Early on, a leading Tunisian told me, “Tunisia decided against militarization, because it would be a distraction” from those things the country considers genuine needs. Instead, he said, Tunisia “wants to put its resources into social development -- social services and education.”

Some of the social policies are designed to make sure that growth is moderate and that the country of 10 million can keep pace with its educational and social goals. Family planning is encouraged and rewarded. The first two children in a family have totally free education and health care; there’s an incremental decrease in those benefits, and an eventual end to them, with each additional child.

A policy like this is a major paradigm shift in the Muslim world, where large families are the norm. But Tunisians seem to accept it because they see benefits. A hotel manager proudly showed me a picture of his two daughters. “Would you like to also have a boy?” I asked. “If God had sent me a boy first, then yes,” he replied diplomatically. “But just two [children] is best. If I have more children, I cannot give them many things I would like. As it is, my daughters have good education, a nice home. This way is better.”

In all likelihood, the hotel manager’s wife is also a wage earner, and if so she’s getting paid equally to a male colleague doing the same job. Tunisia is rare in the Arab world in promoting equal rights for women.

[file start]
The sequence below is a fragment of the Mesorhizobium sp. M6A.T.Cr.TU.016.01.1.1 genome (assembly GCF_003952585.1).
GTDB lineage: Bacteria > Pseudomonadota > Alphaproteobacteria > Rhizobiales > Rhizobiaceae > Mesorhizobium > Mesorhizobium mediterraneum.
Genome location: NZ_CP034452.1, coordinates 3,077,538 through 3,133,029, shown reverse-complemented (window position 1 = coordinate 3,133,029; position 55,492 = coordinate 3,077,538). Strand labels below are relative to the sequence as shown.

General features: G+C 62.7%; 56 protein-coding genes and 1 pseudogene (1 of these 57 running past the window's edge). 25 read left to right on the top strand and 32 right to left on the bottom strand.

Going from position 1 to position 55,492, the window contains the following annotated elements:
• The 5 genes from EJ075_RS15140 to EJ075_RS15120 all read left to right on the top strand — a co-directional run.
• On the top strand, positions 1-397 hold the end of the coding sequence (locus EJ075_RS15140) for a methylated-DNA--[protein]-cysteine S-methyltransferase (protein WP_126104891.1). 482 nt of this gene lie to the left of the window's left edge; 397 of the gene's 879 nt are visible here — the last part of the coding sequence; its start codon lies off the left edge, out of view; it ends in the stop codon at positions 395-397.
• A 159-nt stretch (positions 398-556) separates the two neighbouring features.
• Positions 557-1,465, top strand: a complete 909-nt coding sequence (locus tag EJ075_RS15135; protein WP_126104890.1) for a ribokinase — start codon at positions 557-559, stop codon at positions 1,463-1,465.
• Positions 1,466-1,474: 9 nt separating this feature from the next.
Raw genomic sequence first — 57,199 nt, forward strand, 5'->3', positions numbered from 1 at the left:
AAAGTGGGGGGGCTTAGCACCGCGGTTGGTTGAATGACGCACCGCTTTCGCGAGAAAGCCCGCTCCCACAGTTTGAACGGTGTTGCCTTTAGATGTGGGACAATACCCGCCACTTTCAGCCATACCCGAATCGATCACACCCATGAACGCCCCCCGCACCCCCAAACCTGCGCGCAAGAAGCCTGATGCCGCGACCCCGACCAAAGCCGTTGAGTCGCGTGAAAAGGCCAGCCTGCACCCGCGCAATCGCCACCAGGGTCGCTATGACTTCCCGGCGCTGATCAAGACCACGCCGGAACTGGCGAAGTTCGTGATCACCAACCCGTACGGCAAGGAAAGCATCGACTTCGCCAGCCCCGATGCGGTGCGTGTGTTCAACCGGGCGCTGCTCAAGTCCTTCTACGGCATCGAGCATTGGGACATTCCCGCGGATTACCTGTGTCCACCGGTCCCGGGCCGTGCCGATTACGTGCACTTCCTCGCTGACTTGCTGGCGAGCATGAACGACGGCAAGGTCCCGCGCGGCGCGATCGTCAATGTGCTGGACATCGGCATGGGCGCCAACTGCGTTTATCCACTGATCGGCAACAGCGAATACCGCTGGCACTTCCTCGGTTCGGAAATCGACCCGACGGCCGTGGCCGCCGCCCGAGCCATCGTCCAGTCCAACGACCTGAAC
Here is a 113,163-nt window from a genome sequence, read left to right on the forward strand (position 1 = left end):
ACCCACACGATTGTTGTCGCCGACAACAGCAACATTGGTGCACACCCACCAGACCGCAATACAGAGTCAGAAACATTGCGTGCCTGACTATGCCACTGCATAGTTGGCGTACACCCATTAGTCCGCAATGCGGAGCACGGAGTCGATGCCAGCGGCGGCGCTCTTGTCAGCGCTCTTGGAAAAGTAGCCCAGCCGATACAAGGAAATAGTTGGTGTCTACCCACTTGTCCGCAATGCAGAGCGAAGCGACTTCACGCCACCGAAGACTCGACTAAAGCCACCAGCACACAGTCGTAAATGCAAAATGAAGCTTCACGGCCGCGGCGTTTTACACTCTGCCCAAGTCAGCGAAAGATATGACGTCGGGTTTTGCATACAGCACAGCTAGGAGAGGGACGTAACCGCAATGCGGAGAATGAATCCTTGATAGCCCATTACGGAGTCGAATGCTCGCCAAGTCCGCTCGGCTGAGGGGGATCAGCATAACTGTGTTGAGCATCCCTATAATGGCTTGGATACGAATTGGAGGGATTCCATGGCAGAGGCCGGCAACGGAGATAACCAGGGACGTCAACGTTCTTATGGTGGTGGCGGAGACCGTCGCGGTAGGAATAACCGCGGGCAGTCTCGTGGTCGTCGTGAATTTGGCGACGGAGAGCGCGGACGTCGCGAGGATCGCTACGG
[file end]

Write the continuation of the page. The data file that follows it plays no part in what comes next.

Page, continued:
-- Photo by Patricia L. Morrison

In the Palais D'Orient, one of dozens of carpet shops in the Tunis medina, Sampia La Ghmouche, a weaver since age 5, displays her handiwork on the loom.

Hand in hand with women’s rights is Tunisia’s approach to religion. Although officially Muslim, the government is secular; among most Tunisians there’s no interest in Shariah law or an Islamic state with religious censorship or codes of behavior. Some Muslim women in Tunisia choose to wear a headscarf, but when they do it’s a matter of personal choice, not civil or religious pressure. Older women and those in rural areas are often seen in public wearing the graceful white sifsari, Tunisia’s unique cloak-and-veil combo. But even that is a matter of culture and tradition more than religious mandate. Public funds are provided for the maintenance of mosques, churches and synagogues alike. This approach has not scored points for Tunisia among some other Muslim nations, who view its secular approach as too liberal and un-Islamic.

Oussama Romdhani, director general of the Tunisian government communications agency, dismissed the criticism. “Once you make a decision [for moderation], you cannot go back,” he said. It’s Tunisians’ wholehearted acceptance of religious moderation, he said, that disarms terrorism. “Tunisians don’t want [fundamentalism] and they won’t allow it in our country.”